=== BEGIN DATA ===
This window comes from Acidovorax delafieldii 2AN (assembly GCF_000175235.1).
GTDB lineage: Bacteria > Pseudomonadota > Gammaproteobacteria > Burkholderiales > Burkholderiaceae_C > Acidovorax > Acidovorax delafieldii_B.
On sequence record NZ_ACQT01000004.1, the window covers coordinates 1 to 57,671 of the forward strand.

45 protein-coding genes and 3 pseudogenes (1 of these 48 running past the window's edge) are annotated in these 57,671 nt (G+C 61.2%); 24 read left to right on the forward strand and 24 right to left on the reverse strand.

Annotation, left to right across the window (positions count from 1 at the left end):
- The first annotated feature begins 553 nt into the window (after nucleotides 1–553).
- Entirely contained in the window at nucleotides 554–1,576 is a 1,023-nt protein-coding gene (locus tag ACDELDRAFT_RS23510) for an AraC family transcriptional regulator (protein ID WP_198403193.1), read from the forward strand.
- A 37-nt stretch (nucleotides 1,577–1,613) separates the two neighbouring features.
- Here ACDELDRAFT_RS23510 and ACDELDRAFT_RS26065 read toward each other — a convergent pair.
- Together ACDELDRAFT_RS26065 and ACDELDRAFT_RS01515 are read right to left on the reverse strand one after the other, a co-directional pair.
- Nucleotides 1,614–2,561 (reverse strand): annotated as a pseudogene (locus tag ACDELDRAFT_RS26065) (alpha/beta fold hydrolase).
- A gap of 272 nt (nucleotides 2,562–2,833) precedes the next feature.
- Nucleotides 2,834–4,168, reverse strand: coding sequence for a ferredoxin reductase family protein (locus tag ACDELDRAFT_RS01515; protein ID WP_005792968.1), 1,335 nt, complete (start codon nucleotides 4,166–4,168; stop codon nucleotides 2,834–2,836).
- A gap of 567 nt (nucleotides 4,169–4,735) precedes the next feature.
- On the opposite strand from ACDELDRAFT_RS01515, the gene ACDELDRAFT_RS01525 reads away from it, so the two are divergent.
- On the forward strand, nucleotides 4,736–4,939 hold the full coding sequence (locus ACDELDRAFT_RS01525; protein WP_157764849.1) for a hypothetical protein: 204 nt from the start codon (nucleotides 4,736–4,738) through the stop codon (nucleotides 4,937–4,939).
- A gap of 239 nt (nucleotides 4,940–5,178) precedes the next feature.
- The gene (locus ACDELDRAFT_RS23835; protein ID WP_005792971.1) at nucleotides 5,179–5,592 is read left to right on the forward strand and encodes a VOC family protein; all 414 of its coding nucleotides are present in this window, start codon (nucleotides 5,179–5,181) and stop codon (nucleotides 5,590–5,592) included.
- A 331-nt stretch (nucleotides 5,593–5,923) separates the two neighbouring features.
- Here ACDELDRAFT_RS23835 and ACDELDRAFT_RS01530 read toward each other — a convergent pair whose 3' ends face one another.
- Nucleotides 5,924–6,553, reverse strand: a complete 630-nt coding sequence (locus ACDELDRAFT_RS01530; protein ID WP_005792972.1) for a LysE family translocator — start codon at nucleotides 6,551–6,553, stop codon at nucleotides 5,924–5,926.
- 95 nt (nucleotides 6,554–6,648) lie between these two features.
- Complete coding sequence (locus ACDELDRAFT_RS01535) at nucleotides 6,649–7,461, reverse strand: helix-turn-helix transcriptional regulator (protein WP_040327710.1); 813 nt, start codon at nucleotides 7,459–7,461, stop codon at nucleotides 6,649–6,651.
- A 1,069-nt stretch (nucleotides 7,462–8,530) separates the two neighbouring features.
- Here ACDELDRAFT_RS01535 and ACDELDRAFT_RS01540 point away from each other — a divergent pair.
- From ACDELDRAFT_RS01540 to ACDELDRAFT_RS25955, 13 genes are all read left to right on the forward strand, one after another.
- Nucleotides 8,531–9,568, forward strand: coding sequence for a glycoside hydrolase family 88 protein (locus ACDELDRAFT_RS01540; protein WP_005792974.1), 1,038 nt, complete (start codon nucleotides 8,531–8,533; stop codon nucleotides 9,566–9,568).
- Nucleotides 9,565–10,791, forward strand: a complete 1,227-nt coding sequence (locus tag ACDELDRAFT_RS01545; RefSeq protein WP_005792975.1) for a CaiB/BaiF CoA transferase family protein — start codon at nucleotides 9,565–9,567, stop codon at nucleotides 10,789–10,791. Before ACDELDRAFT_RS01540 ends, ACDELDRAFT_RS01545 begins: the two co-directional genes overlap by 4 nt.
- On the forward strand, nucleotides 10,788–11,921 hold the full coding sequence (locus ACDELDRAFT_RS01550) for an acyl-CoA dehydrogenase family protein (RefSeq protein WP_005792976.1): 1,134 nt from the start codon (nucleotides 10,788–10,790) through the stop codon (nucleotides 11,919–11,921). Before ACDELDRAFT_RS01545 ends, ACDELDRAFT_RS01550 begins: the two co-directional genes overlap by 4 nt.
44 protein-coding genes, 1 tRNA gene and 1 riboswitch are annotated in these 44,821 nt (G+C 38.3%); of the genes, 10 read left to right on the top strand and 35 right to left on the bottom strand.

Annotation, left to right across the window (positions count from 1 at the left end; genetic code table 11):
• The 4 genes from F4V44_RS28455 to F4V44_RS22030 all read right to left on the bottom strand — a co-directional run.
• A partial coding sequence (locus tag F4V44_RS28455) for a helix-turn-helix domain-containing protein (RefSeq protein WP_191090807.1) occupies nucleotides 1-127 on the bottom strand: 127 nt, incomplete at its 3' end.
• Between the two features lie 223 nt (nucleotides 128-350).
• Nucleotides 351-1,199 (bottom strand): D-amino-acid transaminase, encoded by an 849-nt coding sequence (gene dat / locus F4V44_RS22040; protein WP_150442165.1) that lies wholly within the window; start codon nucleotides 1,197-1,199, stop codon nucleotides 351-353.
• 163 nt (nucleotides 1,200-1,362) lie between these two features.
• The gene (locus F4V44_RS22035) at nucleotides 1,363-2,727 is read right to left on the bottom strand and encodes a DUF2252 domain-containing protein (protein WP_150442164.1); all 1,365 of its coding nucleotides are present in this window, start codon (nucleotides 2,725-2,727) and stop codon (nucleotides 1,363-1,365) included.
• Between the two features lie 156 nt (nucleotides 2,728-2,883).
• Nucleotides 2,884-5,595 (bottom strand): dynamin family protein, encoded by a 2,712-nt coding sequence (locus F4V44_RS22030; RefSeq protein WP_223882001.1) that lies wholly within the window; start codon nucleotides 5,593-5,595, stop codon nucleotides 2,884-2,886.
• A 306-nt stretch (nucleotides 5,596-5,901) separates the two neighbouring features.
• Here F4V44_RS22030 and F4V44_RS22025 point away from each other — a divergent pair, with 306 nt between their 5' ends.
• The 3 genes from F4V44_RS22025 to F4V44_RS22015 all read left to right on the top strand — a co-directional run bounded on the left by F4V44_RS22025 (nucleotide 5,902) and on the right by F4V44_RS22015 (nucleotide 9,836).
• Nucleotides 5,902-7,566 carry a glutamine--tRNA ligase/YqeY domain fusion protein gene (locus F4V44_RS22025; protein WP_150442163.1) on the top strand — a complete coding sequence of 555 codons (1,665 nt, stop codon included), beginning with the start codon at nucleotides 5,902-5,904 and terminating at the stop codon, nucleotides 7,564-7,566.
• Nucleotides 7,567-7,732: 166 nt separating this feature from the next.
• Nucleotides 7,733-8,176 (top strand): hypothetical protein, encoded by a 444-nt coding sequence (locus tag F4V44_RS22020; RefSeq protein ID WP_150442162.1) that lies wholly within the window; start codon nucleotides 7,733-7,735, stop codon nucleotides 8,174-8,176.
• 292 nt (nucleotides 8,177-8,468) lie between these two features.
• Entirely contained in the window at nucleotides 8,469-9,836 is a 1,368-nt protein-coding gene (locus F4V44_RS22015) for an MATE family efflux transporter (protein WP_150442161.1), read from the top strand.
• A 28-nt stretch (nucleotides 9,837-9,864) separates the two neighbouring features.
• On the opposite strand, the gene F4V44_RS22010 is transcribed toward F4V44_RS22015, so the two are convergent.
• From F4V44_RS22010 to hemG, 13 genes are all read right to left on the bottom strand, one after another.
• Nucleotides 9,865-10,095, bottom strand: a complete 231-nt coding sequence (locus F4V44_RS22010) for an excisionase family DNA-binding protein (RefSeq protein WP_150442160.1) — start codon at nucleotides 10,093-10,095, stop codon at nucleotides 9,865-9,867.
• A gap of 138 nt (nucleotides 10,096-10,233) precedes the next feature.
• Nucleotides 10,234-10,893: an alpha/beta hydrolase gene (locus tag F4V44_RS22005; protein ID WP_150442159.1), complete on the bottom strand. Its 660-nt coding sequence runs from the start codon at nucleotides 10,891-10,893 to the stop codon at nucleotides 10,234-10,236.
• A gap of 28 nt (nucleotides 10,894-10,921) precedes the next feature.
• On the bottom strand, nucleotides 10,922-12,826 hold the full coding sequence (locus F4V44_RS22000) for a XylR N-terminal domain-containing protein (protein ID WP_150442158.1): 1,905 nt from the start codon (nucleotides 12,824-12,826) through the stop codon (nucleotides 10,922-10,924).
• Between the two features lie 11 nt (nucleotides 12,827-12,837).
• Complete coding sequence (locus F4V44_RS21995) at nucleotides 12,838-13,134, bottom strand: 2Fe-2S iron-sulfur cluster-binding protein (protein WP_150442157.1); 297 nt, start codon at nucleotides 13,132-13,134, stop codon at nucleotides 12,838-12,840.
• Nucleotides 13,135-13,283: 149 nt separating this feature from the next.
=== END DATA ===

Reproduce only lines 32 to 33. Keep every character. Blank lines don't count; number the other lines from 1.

• The 4 genes from F4V44_RS28455 to F4V44_RS22030 all read right to left on the bottom strand — a co-directional run.
• A partial coding sequence (locus tag F4V44_RS28455) for a helix-turn-helix domain-containing protein (RefSeq protein WP_191090807.1) occupies nucleotides 1-127 on the bottom strand: 127 nt, incomplete at its 3' end.